Don’t fall into the trap of thinking that this can happen after a full time job or blended with b/m8 – 8
These changing realities begin with virtual, but head right into b/m school.If I play videoSay YES to innovationSay YES to changeSay YES to virtual
This so sums up the impact virtual school has – and you can either be part of the new model, or you can be part of the obsolete model.
Virtual School Reality
Virtual Reality Diane Lewis
SCVS Seminole County Virtual School SADL SCVS Vendor
Poll• How many of you have or are considering starting a virtual school option in your district within the next two years? (http://www.polleverywhere.com/multiple_choice_polls/MTYxNjU1NjQzMA)• Text answer to: 22333• For YES, put 409215 in the message• For NO, put 409216 in the message
RealityVirtual school isn’t just coming – it’s here.
Myth: Virtual School Is Not AsGood As Traditional SchoolReality: Virtual school is what YOU make it.• Your virtual school should: – Be operated by your district – Use local teachers – Have local control – Use good quality curriculum – Be a source of pride for your district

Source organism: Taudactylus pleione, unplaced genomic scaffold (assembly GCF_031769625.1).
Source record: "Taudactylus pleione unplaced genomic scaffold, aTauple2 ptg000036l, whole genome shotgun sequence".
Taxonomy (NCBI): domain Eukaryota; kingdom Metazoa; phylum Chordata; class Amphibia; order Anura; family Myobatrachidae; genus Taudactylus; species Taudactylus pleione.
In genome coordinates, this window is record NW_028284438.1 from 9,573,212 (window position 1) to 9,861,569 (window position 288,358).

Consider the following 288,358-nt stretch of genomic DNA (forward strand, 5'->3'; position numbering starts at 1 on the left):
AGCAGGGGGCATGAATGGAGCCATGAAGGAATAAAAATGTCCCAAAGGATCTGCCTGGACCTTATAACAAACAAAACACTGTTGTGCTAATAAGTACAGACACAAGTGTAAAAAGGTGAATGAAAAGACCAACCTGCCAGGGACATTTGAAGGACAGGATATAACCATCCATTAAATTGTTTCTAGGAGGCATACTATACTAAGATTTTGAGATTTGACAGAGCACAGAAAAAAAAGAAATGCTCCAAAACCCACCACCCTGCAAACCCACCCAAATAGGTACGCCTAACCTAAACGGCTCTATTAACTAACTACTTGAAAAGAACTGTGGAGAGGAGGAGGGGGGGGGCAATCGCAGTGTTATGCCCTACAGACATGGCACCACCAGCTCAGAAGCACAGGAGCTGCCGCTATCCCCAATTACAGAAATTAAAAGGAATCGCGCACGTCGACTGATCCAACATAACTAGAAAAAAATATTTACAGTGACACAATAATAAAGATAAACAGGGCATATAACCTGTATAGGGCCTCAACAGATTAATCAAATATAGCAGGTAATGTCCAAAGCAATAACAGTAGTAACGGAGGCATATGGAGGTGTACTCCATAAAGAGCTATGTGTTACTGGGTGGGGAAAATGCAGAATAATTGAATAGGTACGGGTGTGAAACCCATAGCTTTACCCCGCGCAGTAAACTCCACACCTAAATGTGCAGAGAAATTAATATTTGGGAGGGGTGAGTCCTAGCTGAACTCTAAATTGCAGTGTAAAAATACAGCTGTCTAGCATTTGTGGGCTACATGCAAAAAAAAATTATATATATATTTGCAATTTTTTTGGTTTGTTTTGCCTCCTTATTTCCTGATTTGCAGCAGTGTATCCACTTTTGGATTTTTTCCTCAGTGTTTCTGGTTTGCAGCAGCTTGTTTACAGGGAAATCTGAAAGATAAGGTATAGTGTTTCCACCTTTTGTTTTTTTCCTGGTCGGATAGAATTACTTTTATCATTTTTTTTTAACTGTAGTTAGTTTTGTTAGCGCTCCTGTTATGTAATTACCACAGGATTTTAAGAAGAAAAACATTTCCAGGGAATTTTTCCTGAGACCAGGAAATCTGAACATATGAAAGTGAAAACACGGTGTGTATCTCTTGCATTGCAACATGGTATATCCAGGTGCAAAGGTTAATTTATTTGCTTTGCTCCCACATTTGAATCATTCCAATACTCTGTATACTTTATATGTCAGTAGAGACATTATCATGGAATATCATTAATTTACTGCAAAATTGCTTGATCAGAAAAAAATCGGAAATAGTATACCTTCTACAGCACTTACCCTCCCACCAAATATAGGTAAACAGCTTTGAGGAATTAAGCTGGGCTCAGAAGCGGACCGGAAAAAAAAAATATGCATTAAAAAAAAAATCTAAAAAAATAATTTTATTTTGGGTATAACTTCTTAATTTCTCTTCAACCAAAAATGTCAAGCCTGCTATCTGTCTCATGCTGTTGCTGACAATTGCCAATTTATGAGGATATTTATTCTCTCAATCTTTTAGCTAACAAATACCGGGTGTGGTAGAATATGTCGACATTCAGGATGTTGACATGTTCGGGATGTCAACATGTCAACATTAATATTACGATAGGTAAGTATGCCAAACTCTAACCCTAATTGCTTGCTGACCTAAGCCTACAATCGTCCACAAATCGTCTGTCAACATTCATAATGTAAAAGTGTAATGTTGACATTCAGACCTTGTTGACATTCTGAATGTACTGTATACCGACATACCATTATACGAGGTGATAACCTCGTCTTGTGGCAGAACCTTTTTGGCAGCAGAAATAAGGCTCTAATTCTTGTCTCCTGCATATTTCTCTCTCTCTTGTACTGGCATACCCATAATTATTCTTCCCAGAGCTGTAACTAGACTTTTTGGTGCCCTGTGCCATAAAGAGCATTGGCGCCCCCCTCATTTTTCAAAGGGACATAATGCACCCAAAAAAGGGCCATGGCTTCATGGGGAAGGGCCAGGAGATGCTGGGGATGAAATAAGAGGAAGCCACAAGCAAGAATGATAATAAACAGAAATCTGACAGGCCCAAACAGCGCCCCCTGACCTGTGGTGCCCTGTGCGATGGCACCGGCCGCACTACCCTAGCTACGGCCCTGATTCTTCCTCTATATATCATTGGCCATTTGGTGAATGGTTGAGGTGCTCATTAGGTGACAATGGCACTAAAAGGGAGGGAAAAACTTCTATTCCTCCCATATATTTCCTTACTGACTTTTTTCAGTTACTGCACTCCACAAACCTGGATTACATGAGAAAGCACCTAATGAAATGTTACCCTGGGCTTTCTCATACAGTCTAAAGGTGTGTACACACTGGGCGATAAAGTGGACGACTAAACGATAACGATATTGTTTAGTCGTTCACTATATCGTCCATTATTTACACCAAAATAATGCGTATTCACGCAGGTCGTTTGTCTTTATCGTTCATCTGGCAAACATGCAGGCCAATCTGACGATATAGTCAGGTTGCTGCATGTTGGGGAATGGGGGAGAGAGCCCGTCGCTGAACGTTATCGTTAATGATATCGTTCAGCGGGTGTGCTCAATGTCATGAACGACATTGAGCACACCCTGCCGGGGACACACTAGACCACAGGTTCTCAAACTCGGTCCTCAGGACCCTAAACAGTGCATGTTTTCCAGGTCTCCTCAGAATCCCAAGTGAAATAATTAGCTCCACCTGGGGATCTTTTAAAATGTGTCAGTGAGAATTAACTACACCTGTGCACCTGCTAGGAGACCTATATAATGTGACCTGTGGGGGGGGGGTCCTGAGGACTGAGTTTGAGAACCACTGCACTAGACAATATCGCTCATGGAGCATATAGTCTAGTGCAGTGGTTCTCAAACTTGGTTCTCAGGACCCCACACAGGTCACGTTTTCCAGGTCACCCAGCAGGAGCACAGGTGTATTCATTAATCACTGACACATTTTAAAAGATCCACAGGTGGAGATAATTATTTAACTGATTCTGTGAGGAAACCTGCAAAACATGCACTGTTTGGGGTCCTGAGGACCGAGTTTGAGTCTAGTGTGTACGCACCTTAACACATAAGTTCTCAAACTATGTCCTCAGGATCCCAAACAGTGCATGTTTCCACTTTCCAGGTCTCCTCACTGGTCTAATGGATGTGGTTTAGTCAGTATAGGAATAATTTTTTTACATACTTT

Myth: We can’t afford to start avirtual school. Reality: You can’t afford not to.Reality: Virtual school is easily a break-even or even positive financial venture if managed properly.• Initial investments: – Staff – Office space – Eventually other spaces will be needed – Marketing – Start up funding (our funding is realized at the end of the year.)
Myth: Students Don’t NeedVirtual School Reality: Virtual School is an important option for today’s students• Not all students fit the mold of 4 walls and a clock• FL requires 1 virtual course to graduate• Much of the post-K12 education will be virtual
Myth: Students Don’t NeedVirtual School Reality: Virtual School is an important option for today’s students• Many of our students are able to take courses they otherwise would not – AP courses – Core subjects (Class size or choice) – Electives • Chinese, French, Spanish • Middle School electives • Game Design, Digital Photo